We, as born-again Christians, are exceedingly blessed to have direct access to God at all times. He is omnipresent. He never leaves us. He never forsakes us. He never sleeps or closes His ears to us. Even if this — a continuous access to our God — was the only benefit of our faith, we would be blessed above all the earth! And yet He has granted us more and more beyond this.
But imagine with me if God only visited us for ten days a year. He promised to be a benevolent protector of the innocent and a ruthless destroyer of evil, but he only came among us for his birthday and a short celebration after. Imagine. How much trust could you put in him? How much emphasis would you put on those ten days?
And what if you expended all that energy and expectation for a god who didn’t really exist?
There are roughly 1.5 billion South Asians; over 990 million of them are Hindu. The festival is ten days, starting today. It’s the only ten days, according to their beliefs, that their god (Ganesh) is actually with them.
Toward the beginning of summer Ellie got a new doll, an Indian doll. It is so cool. In addition to the great clothes, hair, henna tattoo and jewelry, the doll — Nahji — comes with a book and a story, sort of like American Girl dolls. Only this one tells of her homeland, India. It tells about what it’s like to grow up as a girl in another country. The dolls are from World Vision. You can learn more about them HERE. Since Ellie got Nahji, she has been obsessed with Indian culture. She’s even started a campaign for us to adopt a little from there, including telling all the neighbors that proceeds from our garage sale were to “help us buy a sister.”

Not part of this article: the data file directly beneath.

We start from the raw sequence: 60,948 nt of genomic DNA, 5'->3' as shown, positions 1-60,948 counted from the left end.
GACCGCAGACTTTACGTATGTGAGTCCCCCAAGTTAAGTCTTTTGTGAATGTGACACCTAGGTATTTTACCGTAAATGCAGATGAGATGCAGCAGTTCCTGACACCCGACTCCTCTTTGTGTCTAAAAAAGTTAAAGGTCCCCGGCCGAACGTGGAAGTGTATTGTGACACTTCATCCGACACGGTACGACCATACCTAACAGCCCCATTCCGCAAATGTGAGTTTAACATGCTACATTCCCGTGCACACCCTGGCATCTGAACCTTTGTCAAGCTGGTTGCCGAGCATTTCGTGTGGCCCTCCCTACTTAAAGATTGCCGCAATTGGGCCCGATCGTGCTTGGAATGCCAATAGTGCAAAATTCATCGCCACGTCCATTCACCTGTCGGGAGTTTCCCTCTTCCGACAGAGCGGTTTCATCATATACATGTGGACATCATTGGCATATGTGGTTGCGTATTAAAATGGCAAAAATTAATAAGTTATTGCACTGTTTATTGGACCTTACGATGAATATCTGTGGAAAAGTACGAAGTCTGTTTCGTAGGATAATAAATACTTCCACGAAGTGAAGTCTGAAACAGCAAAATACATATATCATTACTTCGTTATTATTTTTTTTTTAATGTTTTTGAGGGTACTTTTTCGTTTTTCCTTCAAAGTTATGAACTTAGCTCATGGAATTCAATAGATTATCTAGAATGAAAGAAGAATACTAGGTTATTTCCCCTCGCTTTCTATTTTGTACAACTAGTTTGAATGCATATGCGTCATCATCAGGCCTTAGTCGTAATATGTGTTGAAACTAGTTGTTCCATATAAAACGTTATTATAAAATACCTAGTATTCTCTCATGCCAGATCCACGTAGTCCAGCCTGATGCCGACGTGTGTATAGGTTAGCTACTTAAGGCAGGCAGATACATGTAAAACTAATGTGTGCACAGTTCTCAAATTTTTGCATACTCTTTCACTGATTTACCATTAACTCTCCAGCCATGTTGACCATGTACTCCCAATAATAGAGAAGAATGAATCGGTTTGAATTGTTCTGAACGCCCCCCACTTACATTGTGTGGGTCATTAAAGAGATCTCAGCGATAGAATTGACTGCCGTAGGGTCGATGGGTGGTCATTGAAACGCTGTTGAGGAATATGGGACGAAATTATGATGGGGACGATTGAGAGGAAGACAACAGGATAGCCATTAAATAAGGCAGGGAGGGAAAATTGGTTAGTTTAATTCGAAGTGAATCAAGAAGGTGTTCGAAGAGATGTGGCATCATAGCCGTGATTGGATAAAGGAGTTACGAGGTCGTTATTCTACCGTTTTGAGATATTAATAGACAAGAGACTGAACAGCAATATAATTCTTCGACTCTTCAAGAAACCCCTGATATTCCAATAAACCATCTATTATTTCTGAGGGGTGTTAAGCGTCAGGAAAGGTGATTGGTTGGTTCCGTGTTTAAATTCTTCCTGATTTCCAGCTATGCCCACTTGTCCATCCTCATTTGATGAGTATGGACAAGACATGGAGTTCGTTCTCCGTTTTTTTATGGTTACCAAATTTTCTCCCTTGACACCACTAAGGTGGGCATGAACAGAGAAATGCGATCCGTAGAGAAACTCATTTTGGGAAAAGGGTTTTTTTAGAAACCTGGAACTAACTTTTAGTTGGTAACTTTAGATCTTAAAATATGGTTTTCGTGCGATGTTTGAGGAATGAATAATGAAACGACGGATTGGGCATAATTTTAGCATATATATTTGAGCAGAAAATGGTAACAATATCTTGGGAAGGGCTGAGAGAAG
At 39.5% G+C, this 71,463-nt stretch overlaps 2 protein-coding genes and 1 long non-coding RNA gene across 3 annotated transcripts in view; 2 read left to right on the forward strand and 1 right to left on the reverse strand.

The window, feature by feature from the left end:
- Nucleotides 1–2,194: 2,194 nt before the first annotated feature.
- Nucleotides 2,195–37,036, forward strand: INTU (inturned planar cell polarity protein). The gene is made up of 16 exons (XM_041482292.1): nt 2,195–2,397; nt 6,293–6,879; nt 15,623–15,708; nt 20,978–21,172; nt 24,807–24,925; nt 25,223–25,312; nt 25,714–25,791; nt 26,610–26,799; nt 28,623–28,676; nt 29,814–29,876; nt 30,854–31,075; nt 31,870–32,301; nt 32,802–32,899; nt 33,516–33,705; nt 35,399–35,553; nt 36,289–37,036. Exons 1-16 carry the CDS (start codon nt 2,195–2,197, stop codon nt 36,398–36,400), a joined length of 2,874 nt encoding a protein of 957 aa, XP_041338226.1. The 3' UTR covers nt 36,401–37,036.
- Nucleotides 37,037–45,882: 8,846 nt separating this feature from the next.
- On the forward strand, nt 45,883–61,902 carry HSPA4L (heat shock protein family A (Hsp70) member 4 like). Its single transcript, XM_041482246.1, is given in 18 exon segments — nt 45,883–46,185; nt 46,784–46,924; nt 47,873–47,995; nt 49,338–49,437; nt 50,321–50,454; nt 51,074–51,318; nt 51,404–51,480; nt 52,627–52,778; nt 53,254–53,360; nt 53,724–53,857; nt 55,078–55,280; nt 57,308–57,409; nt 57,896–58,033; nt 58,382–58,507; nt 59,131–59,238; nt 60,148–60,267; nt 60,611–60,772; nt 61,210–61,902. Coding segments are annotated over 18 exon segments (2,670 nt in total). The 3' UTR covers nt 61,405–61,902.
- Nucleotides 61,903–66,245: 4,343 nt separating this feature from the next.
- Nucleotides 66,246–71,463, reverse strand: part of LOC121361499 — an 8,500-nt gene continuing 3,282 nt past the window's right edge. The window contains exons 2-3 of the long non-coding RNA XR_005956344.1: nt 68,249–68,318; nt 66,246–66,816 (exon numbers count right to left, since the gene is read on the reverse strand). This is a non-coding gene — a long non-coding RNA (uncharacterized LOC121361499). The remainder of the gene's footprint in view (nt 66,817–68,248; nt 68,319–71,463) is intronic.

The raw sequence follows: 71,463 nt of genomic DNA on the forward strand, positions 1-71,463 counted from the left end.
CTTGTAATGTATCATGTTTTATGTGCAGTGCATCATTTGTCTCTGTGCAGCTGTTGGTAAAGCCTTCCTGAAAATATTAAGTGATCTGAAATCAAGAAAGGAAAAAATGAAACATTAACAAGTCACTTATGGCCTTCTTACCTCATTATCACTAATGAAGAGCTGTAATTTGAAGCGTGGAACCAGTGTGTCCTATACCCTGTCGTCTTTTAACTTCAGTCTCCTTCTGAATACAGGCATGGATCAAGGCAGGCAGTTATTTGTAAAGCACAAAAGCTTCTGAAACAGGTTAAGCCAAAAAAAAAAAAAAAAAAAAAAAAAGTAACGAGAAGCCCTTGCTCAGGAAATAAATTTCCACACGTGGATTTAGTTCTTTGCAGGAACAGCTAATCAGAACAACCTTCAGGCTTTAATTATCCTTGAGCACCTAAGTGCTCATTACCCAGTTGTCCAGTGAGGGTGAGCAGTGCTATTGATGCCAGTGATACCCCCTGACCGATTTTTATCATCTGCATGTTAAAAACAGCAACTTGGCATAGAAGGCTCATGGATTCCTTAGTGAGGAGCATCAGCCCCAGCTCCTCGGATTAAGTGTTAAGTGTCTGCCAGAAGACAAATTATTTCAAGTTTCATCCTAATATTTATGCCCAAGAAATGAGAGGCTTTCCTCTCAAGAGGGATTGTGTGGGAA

I don’t know about adoption, but I do know that we can do something to help. We can pray. We can learn. We can educate. We can pray. We can share. We can do a lot. And the next 10 days are the perfect time to start.
Willyoucare.org offers a great collection of resources for individuals and churches who want to use this festival to reach Hindu people with hope-filled Gospel of Jesus Christ. There you’ll find a free ebook to help you pray (available in English and Spanish), facts about the people groups and nations involved and organizations that are making a difference. Click here for a quick pamphlet.
A number of people criticized Christians after the Chick-fil-A Appreciation Day claiming that they’d never see that many Christians in line at a homeless shelter or a food bank, but give us fried food and we’ll stand in line for hours. While I completely disagree with the sentiment — Christians are much more active in service than most the world realizes! — I do want to challenge believers not to only be active when it’s the popular thing to do. Yes, the Festival of Ganesh is a great time to be reminded of the spiritual needs in South Asia and a great time to do something about it. But let’s never believe that our work is done simply because the celebration ends or the fad passes. May these 10 days simply stir our passions toward greater things.
What will you do with 10 days?